Public health needs
  • Prevent disease and maintain well-being
  • Provide access to optimal, affordable care
  • Provide access to disease and health information
Patient needs
  • Increase/maintain quality of life, health & wellbeing
  • Access to optimal, affordable care
  • Mitigate risk of getting disease
Healthcare system needs
  • Maintain a competent medical workforce
  • Address existing medical needs & resolve gaps
  • Prevent/avoid disease
  • Standardise and improve efficiency
Payer needs
  • Ensure cost-effectiveness and cost-containment
  • Drive competitiveness of commercial offers
  • Improve effectiveness of treatment
HCP needs
  • Stay abreast and competent (inc. maintaining licence/accreditation)
  • Achieve excellence in practising medicine
  • Avoid errors

Convergence of Interest Model (adapted from Saxton et al)

The goals that organisations have will ideally relate well to more than one of the stakeholder group’s needs and, the stronger the alignment, the easier that initial advocacy will be to achieve.

Writing a shared goal (or goals) that captures the interests of the business, but in terms that describe how this aligns with interests of other stakeholders helps cement the basis for advocacy and can become the root of messaging that supports any activities that are developed.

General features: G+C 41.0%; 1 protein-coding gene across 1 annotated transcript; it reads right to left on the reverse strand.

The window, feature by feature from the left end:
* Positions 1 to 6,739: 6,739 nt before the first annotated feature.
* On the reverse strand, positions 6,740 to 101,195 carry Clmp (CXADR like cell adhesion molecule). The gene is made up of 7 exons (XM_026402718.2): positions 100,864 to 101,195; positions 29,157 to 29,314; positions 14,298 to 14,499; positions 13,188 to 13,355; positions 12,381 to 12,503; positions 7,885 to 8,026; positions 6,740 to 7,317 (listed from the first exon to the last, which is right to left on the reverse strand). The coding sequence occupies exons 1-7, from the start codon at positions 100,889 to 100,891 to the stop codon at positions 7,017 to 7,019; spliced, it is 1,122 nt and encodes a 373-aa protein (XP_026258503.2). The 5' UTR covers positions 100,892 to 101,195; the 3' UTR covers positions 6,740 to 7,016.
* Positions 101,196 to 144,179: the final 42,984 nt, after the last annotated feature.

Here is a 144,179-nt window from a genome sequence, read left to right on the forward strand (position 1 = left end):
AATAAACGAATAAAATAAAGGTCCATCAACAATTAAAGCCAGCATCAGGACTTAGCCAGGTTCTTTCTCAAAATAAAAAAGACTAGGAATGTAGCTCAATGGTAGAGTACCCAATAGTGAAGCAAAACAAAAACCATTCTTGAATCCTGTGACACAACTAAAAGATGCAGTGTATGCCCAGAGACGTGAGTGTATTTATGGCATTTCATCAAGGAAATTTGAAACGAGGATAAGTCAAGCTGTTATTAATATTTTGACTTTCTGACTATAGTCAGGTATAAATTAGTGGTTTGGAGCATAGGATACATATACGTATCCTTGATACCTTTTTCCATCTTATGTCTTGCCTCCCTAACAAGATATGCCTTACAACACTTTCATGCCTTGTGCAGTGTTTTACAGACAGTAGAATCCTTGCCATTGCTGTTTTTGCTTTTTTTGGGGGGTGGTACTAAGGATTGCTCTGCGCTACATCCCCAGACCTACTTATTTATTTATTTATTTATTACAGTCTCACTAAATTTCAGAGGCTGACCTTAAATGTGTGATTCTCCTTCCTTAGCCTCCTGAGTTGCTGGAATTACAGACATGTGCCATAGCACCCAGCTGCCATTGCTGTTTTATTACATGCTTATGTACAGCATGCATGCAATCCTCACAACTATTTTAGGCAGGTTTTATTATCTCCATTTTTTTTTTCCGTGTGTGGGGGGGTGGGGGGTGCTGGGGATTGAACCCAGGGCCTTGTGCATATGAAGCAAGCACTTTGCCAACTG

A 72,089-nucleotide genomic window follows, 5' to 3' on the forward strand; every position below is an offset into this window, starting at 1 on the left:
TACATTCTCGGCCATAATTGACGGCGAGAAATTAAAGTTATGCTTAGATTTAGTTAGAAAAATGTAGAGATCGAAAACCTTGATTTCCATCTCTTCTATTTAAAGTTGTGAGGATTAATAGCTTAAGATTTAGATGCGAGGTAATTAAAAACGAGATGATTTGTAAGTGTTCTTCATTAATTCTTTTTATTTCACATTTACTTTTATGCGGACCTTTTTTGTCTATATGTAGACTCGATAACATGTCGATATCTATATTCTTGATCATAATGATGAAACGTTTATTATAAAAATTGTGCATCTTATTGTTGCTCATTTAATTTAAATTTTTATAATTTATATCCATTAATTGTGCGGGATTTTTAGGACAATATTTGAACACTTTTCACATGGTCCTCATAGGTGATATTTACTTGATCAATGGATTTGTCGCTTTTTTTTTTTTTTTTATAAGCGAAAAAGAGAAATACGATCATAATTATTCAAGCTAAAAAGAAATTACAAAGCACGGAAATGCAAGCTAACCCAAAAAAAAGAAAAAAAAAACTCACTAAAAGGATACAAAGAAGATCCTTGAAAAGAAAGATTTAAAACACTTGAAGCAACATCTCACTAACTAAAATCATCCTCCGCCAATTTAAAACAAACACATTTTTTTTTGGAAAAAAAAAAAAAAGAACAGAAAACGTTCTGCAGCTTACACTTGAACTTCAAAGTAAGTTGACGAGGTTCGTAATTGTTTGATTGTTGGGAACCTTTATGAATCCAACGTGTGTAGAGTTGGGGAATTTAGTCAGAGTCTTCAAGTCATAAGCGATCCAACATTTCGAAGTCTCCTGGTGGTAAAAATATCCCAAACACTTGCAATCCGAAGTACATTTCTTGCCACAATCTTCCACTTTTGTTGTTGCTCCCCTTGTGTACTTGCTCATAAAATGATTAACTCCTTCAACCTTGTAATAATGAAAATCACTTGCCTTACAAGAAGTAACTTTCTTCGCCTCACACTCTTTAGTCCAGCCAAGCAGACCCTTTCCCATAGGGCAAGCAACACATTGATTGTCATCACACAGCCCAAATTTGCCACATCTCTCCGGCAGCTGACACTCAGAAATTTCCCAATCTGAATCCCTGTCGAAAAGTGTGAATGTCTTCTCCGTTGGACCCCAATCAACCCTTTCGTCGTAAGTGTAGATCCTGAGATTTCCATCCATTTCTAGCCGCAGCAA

For example:

The business goal of: Encouraging earlier diagnosis of disease x could become the aligned goal of:

To support clinical excellence in diagnosing disease x within general practice and preventing non-urgent referral to secondary care

Develop specific activities

‘What should be done to get us closer to achieving our goals?’

There are a wide range of activities that may be considered but usually they fall into 3 broad domains:

  1. Relationship-building
  2. Education
  3. Co-creation

Level 1

Level 1 activities (relationship-building) we see as foundational activities that help build trust and alignment between the organisation and external experts and will usually form an ongoing basis of any broad advocacy plan. Individuals may be continually recruited based on an emerging relationship and at least some level of initial understanding of, if not alignment with the business focus.